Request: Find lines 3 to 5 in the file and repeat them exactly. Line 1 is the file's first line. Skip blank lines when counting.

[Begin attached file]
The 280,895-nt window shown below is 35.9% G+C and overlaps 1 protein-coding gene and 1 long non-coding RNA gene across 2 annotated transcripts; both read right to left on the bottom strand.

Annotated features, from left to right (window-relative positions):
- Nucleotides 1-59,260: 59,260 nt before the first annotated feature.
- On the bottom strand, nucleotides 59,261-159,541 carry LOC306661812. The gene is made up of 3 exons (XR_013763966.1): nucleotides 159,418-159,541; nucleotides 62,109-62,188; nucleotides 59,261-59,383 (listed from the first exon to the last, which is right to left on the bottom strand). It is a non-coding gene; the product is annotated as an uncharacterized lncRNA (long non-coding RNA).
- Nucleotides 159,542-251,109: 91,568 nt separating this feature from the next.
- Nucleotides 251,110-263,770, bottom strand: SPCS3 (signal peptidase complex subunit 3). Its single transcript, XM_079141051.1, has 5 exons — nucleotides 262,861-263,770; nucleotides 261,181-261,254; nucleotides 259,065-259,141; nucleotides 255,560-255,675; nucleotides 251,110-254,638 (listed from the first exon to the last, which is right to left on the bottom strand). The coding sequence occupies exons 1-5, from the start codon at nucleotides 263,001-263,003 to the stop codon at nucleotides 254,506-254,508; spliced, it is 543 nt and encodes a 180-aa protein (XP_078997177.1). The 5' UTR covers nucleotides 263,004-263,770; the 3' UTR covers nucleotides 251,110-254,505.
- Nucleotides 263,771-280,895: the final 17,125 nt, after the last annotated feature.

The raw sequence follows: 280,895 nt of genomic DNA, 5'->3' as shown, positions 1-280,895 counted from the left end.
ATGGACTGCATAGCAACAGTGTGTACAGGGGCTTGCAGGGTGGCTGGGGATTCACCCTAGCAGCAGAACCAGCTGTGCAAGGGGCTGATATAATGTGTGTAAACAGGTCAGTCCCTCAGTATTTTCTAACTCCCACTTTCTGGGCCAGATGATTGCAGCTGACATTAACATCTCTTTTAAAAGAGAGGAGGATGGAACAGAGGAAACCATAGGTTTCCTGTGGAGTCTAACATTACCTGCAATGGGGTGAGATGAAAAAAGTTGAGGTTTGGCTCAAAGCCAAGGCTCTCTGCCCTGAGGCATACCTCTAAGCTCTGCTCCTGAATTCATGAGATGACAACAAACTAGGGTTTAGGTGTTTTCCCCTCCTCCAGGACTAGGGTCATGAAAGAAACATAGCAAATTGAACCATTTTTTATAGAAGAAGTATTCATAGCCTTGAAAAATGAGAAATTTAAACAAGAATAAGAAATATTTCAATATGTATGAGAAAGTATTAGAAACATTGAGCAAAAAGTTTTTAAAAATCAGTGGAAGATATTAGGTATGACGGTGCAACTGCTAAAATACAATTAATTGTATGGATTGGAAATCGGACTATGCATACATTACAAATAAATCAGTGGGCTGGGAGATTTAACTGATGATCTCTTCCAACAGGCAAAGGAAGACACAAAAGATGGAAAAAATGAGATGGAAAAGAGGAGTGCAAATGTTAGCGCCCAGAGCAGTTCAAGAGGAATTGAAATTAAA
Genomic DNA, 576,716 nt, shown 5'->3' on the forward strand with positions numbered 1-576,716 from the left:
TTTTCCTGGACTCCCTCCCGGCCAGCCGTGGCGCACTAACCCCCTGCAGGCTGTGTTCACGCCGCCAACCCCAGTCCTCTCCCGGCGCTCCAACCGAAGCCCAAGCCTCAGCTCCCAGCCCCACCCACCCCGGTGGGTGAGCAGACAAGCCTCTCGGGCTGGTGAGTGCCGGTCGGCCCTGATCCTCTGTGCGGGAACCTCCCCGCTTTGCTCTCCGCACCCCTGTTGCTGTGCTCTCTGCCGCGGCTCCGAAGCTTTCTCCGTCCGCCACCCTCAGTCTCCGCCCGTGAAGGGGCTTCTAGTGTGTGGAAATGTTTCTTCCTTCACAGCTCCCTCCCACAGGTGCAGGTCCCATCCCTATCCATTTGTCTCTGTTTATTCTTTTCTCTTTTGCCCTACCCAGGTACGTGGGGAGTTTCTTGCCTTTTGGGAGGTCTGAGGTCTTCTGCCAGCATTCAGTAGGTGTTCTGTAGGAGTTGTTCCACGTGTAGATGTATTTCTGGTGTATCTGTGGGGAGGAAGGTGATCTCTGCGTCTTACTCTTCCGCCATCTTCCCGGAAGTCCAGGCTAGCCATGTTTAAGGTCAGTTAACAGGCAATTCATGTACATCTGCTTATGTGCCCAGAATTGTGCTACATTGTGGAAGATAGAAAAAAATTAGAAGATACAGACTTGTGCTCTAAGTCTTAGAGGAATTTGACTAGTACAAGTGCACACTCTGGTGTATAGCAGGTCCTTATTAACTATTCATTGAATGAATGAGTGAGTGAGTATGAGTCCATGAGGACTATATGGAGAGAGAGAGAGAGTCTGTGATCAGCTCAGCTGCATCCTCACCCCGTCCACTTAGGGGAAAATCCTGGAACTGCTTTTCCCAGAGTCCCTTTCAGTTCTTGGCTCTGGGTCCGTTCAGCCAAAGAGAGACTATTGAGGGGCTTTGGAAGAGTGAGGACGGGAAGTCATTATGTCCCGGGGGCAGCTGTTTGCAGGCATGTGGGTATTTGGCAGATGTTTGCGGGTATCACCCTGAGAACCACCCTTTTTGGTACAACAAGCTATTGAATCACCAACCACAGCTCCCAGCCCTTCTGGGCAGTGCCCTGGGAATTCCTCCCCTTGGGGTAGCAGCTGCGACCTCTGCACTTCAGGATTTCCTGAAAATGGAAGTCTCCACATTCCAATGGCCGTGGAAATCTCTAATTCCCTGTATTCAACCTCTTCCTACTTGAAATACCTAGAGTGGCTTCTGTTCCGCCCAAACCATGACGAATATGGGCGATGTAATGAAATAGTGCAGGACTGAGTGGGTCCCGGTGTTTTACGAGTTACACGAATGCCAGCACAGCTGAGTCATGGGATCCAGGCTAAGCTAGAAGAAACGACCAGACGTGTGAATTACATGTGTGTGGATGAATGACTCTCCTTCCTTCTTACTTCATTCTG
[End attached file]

- Nucleotides 1-59,260: 59,260 nt before the first annotated feature.
- On the bottom strand, nucleotides 59,261-159,541 carry LOC306661812. The gene is made up of 3 exons (XR_013763966.1): nucleotides 159,418-159,541; nucleotides 62,109-62,188; nucleotides 59,261-59,383 (listed from the first exon to the last, which is right to left on the bottom strand). It is a non-coding gene; the product is annotated as an uncharacterized lncRNA (long non-coding RNA).
- Nucleotides 159,542-251,109: 91,568 nt separating this feature from the next.